as in the case of Phlebas the sailor from The Waste Land. it can also lead to drowning and death. But the Fisher King also stands in for Chris t and other religious figures associated with divine resurrection and rebirth. linked to the Holy Grail legends. or to conceive of images or thoughts. in which a knight quests to find the grail. Trying to process the destruct ion has caused the speaker’s mind to become infertile: his head has been filled wi th straw. Eliot’s scene ec . and water brings relief elsewhere in The Waste Land and in “Li ttle Gidding. While writing his lo ng poem. the impotence or death of the Fishe r King brought unhappiness and famine. Buddhist sp eeches. Eliot saw the Fisher King as symbolic of humanity.E. Eliot drew on From Ritual to Romance. ritual fails as the tool for healing the wasteland. The Fisher King is. wat er provides solace. academic works. thereby teaching h is readers as he writes. West on’s book examined the connections between ancient fertility rites and Christianit y. He filled his poems with references to both the obscure and the well known. in turn. and he is now unable to think properly. and pass by fetid pools of standing water. the two primary methods by which the war was fought. stiffened from rigor mortis. Corpses salute the stars with t heir upraised hands. In his notes to The Waste Land. including following the evolution of the Fisher King into early representatio ns of Jesus Christ as a fish. and the women chattering in “A Game of Chess” represen t an out-of-control sexuality. Eliot’s characters wait for water to quench their thirst. Traditionally. Trench warfare and chemical weapons. watch rivers overflow their banks. religious ritual. Although wate r has the regenerative possibility of restoring life and fertility. including Hindu chants. his impotence causes the land to wither and dry up). cry for rain t o quench the dry earth. Later poems take their images almost exclusively f rom Christianity. water symbolizes both life and death. In The Waste Land. and the figure of Je sus Christ. in which the fertility of the land was linked to the health of t he Fisher King. T he speaker of “What the Thunder Said” fishes from the banks of the Thames toward the end of the poem as the thunder sounds Hindu chants into the air.” but. Prufrock hears the seductive call s of mermaids as he walks along the shore in “The Love Song of J. Infertility Eliot envisioned the modern world as a wasteland. Tiresias represents con fused or ambiguous sexuality. Eliot explains the cruc ial role played by religious symbols and myths. such as the echoes of the Lord’s Prayer in “The Hollow Men” and the retelling of the story of the wise men in “Journey of the Magi” (1927). a wounded figure who could be healed through the sacrifice of an effigy. He drew heavily from ancient fer tility rituals. water can imply baptism. in which neither the land no r the people could conceive. a 1920 book about the legend of t he Holy Grail by Miss Jessie L. robbed of its sexual potency in the modern world and connected to the meaninglessness of urban existence. Traditionally. World War I not only eradicated an entire generat ion of young men in Europe but also ruined the land. Eliot t hus cautions us to beware of simple solutions or cures. 800 B. unable to cope with either reproductive or nonrepro ductive sexuality: the Fisher King represents damaged sexuality (according to my th. the only object capable of healing the land.” the speaker discusses the dead land. decimated plant l ife. for many of his symbols and images. to perceive accurately.). he realizes that a malicio us intent lies behind the sweet voices: the poem concludes “we drown” (131). even as Eliot p resents alternative religious possibilities.Mythic and Religious Ritual Eliot’s tremendous knowledge of myth. and pagan ceremonies. and Eliot draws upon these traditional meanings: water cleanses. Ultimately. and key bo oks in the literary tradition informs every aspect of his poetry. for what looks innocuous might turn out to be very dangerous.” the fourth part of Four Quartets. leaving behind detritus and carnage. Christianity.C. like Odysseus in Homer’s Odyssey (ca. The Fisher King The Fisher King is the central character in The Waste Land. various characters are sexually frustrated or dysfunctional. Weston. now filled with stone and cacti. Symbols Water In Eliot’s poetry. In “The Hollow Men. Alfred Prufrock.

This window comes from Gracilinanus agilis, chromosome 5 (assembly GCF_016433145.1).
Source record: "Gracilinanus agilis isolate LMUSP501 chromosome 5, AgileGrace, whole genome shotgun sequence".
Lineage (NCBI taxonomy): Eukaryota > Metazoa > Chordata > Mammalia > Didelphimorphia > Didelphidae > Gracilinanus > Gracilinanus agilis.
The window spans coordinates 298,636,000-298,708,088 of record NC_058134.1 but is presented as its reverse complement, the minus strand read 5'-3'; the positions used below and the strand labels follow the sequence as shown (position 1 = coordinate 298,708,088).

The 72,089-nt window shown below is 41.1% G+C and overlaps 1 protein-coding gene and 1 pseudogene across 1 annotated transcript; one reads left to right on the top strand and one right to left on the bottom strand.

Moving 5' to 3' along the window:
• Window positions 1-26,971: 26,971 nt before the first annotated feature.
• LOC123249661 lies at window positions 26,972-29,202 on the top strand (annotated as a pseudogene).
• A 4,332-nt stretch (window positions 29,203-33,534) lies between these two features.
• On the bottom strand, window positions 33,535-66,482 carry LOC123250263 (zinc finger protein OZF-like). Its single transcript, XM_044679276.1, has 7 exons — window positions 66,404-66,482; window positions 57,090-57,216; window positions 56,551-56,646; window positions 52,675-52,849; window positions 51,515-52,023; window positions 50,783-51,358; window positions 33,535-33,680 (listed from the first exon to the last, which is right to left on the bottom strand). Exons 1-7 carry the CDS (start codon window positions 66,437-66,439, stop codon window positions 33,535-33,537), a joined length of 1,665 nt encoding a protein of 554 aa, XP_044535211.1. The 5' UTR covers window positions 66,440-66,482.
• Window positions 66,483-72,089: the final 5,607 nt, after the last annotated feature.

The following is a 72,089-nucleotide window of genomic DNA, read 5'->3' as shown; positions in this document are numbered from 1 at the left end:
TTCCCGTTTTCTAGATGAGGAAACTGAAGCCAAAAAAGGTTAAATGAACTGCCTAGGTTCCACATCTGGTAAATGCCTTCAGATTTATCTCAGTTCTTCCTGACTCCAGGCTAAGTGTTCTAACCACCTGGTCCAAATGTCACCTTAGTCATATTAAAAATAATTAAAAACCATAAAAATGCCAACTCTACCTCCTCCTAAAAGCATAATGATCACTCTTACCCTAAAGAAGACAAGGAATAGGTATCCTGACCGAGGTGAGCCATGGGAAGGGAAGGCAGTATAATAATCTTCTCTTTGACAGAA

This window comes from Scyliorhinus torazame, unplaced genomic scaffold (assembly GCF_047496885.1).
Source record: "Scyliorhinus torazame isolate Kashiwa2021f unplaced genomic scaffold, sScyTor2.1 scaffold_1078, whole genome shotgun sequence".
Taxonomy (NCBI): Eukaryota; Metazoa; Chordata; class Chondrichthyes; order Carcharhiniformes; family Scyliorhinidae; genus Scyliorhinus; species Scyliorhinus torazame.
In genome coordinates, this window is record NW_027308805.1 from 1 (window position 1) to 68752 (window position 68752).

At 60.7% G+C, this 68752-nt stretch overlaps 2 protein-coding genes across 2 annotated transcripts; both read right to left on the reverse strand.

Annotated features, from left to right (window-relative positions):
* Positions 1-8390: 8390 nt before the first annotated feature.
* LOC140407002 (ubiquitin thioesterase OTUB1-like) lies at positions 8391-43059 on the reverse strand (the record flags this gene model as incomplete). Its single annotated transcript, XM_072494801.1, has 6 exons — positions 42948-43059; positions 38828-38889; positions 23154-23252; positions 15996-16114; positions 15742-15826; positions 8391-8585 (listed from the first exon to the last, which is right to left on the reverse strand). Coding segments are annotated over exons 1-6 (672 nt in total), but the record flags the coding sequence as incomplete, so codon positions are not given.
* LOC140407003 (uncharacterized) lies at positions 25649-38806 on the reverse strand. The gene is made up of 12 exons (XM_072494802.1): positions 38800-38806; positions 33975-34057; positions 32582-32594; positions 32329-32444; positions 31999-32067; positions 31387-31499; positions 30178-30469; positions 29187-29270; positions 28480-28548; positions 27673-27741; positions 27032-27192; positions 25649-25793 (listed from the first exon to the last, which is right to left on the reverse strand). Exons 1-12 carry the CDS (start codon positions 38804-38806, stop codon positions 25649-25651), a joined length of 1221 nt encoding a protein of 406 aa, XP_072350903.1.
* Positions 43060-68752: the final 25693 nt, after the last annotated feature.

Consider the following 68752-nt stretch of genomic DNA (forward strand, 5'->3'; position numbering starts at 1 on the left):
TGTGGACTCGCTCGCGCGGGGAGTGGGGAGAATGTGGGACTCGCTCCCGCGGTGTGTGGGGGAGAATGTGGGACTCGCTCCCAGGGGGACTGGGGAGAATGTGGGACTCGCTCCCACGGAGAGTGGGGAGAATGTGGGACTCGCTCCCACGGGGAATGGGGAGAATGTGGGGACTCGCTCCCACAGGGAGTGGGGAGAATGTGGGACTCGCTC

In The Waste Land.” and “The Love Song of J. which he symbolized using music. implies a song. He believed that high culture. as the title. opera. with various lines repeated as refrains. Eliot blended high culture with low culture by juxtaposi ng lyrics from an opera by Richard Wagner with songs from pubs. was in decline while popular culture was on the r ise. and drama. Eliot was interested in the divide between high and low culture. American ragtime .hoes the scene in the Bible in which Christ performs one of his miracles: Christ manages to feed his multitude of followers by the Sea of Galilee with just a sm all amount of fish. much as the chorus functions in Greek tragedies . Elsewhere Eliot uses lyrics as a kind of chorus. and Australian troops. That poem ends with th e song of mermaids luring humans to their deaths by drowning—a scene that echoes O dysseus’s interactions with the Sirens in the Odyssey. in cluding art. Alfred Prufrock” is. Music thus becomes another way in which Eliot collages and references books from past literary traditions. seconding and echoing the actio n of the poem. Music and Singing Like most modernist writers. Eliot splices nursery rhymes with phrases from the Lord’s Prayer in “The Hollow Men.